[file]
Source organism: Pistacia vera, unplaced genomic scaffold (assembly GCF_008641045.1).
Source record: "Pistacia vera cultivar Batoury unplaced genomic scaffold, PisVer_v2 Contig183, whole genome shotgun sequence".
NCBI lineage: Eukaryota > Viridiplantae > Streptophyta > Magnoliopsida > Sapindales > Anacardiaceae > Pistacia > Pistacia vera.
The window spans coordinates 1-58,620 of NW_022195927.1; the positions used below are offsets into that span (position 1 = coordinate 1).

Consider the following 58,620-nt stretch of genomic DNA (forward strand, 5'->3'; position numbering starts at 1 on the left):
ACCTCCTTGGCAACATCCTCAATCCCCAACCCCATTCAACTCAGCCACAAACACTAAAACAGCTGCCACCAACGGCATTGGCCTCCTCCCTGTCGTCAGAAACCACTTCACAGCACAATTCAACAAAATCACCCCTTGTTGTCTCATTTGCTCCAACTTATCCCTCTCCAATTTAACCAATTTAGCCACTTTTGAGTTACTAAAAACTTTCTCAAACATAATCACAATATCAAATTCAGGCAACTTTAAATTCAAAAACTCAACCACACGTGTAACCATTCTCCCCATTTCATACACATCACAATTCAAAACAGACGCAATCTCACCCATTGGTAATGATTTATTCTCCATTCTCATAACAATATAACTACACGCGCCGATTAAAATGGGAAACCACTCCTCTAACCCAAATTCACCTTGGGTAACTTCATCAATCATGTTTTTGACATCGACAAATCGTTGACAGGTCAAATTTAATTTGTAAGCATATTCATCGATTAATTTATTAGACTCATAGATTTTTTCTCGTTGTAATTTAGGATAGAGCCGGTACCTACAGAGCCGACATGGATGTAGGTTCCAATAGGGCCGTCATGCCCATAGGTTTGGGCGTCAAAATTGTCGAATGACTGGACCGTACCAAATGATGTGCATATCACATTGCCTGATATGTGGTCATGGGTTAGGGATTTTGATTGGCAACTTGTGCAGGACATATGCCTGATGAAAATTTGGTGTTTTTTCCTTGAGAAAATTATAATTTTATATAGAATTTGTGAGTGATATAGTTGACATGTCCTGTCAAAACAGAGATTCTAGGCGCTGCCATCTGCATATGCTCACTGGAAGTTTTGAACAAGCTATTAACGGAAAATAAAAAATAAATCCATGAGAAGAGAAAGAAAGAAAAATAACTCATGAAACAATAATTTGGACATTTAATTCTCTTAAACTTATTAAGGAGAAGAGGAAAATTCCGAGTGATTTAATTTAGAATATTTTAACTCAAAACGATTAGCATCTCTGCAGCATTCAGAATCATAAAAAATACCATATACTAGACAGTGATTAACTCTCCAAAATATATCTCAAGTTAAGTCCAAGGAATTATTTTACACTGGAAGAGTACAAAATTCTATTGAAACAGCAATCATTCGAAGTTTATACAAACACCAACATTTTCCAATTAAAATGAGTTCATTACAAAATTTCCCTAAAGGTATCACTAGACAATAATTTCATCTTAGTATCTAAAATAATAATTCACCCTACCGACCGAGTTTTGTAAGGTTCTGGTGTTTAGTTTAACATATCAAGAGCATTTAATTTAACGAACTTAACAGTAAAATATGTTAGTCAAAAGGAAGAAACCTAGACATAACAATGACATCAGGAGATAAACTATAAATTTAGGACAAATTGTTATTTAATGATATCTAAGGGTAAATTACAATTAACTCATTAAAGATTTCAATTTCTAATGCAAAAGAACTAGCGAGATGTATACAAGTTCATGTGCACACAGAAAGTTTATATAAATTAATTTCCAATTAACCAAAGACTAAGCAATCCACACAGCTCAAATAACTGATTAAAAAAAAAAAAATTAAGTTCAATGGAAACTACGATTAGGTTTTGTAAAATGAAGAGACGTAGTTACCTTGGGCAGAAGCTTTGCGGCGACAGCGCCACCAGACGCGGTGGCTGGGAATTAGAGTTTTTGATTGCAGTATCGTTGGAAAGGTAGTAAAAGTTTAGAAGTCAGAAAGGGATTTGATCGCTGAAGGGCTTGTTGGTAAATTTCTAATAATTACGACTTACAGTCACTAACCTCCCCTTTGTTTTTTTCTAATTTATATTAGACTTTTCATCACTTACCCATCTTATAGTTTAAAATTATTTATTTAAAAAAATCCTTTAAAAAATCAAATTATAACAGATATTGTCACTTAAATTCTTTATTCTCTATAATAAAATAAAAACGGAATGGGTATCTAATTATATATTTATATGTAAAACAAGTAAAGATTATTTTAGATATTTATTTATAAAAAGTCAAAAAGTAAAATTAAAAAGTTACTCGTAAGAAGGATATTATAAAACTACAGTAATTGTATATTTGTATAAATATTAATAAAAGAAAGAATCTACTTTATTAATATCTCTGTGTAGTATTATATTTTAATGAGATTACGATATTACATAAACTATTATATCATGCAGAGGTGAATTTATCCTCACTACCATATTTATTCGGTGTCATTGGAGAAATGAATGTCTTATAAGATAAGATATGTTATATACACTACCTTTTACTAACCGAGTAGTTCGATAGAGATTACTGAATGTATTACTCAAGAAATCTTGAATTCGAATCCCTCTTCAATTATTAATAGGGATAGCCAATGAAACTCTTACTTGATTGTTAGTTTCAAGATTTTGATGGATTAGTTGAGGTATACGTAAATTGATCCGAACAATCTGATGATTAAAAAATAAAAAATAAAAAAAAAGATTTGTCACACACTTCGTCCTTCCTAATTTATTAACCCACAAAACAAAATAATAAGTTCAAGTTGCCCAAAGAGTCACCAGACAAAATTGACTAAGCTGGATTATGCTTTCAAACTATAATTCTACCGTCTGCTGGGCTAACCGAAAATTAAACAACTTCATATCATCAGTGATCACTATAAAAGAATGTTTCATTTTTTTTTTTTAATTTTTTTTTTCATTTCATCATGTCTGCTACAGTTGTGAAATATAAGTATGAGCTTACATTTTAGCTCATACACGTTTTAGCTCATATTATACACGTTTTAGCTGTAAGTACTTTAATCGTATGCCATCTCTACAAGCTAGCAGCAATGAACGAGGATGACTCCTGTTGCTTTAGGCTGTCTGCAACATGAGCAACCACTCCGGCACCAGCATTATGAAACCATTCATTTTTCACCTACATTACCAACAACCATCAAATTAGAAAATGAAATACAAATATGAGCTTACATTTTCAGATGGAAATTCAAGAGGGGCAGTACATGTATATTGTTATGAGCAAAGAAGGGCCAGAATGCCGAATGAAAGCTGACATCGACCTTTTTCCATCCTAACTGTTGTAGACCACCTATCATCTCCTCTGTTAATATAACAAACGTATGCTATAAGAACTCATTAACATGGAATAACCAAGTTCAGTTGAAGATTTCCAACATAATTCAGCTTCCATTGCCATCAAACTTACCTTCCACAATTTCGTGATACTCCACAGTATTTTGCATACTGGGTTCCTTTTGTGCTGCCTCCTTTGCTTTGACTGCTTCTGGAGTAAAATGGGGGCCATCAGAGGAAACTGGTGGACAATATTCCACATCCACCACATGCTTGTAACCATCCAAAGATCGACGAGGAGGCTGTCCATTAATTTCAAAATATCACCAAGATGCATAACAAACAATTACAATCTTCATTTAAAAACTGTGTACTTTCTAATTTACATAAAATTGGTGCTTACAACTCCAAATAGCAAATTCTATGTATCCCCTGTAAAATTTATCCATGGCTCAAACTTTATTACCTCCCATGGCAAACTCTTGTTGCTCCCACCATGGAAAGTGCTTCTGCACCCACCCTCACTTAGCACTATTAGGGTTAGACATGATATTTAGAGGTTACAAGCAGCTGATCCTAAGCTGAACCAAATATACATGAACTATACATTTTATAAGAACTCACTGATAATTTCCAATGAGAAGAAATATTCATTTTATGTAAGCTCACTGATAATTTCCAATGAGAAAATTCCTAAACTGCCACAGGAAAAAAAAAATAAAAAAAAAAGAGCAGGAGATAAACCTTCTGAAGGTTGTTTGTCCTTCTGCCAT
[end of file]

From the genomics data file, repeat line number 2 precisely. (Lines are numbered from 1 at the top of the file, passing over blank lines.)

Source record: "Pistacia vera cultivar Batoury unplaced genomic scaffold, PisVer_v2 Contig183, whole genome shotgun sequence".